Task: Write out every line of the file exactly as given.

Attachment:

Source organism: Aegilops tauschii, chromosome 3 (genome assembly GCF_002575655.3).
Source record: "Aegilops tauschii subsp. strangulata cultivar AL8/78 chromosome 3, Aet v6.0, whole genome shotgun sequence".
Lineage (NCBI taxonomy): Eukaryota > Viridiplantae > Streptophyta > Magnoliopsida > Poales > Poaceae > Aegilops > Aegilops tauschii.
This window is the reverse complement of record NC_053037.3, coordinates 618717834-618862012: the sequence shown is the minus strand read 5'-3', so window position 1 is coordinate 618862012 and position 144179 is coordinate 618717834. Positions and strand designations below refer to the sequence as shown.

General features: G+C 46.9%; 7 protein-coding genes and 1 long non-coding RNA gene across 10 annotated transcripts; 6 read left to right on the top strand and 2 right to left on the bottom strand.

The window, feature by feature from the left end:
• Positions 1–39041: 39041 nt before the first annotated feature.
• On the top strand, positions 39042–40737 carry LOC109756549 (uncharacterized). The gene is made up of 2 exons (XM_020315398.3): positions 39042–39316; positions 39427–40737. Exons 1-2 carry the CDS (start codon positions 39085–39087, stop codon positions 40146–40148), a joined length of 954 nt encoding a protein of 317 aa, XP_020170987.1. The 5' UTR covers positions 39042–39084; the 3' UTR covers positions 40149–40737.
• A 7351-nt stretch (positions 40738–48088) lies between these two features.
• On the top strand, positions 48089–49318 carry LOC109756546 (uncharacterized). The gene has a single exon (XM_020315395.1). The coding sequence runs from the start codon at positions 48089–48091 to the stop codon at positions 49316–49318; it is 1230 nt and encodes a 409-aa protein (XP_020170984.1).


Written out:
Source organism: Aegilops tauschii, chromosome 3 (genome assembly GCF_002575655.3).
Source record: "Aegilops tauschii subsp. strangulata cultivar AL8/78 chromosome 3, Aet v6.0, whole genome shotgun sequence".
Lineage (NCBI taxonomy): Eukaryota > Viridiplantae > Streptophyta > Magnoliopsida > Poales > Poaceae > Aegilops > Aegilops tauschii.
This window is the reverse complement of record NC_053037.3, coordinates 618717834-618862012: the sequence shown is the minus strand read 5'-3', so window position 1 is coordinate 618862012 and position 144179 is coordinate 618717834. Positions and strand designations below refer to the sequence as shown.

General features: G+C 46.9%; 7 protein-coding genes and 1 long non-coding RNA gene across 10 annotated transcripts; 6 read left to right on the top strand and 2 right to left on the bottom strand.

The window, feature by feature from the left end:
• Positions 1–39041: 39041 nt before the first annotated feature.
• On the top strand, positions 39042–40737 carry LOC109756549 (uncharacterized). The gene is made up of 2 exons (XM_020315398.3): positions 39042–39316; positions 39427–40737. Exons 1-2 carry the CDS (start codon positions 39085–39087, stop codon positions 40146–40148), a joined length of 954 nt encoding a protein of 317 aa, XP_020170987.1. The 5' UTR covers positions 39042–39084; the 3' UTR covers positions 40149–40737.
• A 7351-nt stretch (positions 40738–48088) lies between these two features.
• On the top strand, positions 48089–49318 carry LOC109756546 (uncharacterized). The gene has a single exon (XM_020315395.1). The coding sequence runs from the start codon at positions 48089–48091 to the stop codon at positions 49316–49318; it is 1230 nt and encodes a 409-aa protein (XP_020170984.1).